The only birds that can fly backwards for any length of time are hummingbirds.

The majority of birds are unable to fly backwards because of the structure of their wings. They have strong muscles to pull the wing down but much weaker muscles to pull the wings back up so the air around the wing is forced backwards pushing the bird forward.

Some birds, such as herons, egrets, flycatchers and warblers, can flutter backwards for a short distance as a defensive strategy, and some birds, such as cuckoos, if they are flying against a strong wind, appear to be fly backwards, but relative to the air they are moving forwards.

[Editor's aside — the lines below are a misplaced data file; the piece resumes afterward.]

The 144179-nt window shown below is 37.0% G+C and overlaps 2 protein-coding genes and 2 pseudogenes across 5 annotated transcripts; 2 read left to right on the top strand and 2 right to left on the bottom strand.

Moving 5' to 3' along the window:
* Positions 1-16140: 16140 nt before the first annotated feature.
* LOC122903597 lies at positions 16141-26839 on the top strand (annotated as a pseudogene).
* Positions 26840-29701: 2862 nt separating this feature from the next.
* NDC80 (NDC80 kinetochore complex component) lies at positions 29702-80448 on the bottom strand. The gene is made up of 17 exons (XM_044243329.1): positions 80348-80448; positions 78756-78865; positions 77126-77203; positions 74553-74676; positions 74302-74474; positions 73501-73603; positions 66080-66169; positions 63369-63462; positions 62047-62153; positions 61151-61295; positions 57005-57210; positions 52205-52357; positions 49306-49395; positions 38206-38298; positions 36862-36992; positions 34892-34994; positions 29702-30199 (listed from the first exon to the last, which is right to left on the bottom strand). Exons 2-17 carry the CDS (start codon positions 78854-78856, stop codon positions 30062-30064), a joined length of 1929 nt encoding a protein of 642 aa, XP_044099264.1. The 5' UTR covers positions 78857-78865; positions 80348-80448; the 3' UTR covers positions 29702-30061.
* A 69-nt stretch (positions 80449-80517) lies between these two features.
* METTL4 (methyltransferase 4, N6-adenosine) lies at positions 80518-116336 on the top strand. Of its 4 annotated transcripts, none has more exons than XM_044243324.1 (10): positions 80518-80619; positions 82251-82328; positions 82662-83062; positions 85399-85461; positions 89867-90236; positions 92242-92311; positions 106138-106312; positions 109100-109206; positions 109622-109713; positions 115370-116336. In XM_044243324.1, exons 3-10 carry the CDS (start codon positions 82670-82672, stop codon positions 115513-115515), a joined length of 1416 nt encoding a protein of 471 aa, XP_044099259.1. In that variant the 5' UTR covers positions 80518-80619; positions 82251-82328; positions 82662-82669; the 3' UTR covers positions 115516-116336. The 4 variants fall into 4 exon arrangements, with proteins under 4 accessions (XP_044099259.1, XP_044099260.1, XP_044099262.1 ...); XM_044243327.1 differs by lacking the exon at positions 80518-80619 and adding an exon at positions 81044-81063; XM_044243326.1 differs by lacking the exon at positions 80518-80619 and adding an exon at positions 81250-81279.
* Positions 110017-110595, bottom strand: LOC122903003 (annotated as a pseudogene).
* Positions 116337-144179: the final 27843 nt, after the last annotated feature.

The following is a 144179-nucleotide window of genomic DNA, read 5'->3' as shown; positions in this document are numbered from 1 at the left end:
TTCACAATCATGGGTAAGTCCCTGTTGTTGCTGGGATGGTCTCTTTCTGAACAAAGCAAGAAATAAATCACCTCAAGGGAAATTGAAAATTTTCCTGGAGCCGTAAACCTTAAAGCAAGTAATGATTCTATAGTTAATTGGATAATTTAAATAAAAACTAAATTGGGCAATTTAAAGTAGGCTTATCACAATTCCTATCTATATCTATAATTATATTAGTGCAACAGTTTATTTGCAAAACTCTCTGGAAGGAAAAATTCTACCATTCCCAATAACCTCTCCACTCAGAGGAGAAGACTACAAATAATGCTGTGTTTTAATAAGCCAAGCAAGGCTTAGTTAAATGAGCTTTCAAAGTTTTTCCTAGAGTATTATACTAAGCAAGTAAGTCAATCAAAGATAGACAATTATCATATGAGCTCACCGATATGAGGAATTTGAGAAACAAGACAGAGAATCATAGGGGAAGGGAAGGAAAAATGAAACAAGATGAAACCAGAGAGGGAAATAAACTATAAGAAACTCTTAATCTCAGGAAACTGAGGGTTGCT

The muscles in a hummingbird’s wings can move their wings up, down, backwards and forwards and they can also rotate them to make a figure of eight. This gives them the ability to make some spectacular airborne moves, including the ability to fly backwards.

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